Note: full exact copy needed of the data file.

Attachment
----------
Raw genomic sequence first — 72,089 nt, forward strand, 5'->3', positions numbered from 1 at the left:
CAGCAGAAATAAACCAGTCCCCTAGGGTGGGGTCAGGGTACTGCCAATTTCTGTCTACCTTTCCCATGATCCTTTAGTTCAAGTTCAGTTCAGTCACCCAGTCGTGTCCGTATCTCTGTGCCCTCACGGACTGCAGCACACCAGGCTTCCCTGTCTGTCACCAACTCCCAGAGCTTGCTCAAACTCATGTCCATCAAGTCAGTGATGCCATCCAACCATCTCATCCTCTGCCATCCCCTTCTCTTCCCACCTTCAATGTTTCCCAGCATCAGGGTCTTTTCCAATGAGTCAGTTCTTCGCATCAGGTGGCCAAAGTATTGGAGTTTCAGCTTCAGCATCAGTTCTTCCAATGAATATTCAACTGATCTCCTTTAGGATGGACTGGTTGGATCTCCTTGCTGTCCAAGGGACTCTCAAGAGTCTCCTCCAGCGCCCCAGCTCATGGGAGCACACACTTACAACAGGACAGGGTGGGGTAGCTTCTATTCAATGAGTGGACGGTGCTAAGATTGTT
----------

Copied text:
Raw genomic sequence first — 72,089 nt, forward strand, 5'->3', positions numbered from 1 at the left:
CAGCAGAAATAAACCAGTCCCCTAGGGTGGGGTCAGGGTACTGCCAATTTCTGTCTACCTTTCCCATGATCCTTTAGTTCAAGTTCAGTTCAGTCACCCAGTCGTGTCCGTATCTCTGTGCCCTCACGGACTGCAGCACACCAGGCTTCCCTGTCTGTCACCAACTCCCAGAGCTTGCTCAAACTCATGTCCATCAAGTCAGTGATGCCATCCAACCATCTCATCCTCTGCCATCCCCTTCTCTTCCCACCTTCAATGTTTCCCAGCATCAGGGTCTTTTCCAATGAGTCAGTTCTTCGCATCAGGTGGCCAAAGTATTGGAGTTTCAGCTTCAGCATCAGTTCTTCCAATGAATATTCAACTGATCTCCTTTAGGATGGACTGGTTGGATCTCCTTGCTGTCCAAGGGACTCTCAAGAGTCTCCTCCAGCGCCCCAGCTCATGGGAGCACACACTTACAACAGGACAGGGTGGGGTAGCTTCTATTCAATGAGTGGACGGTGCTAAGATTGTT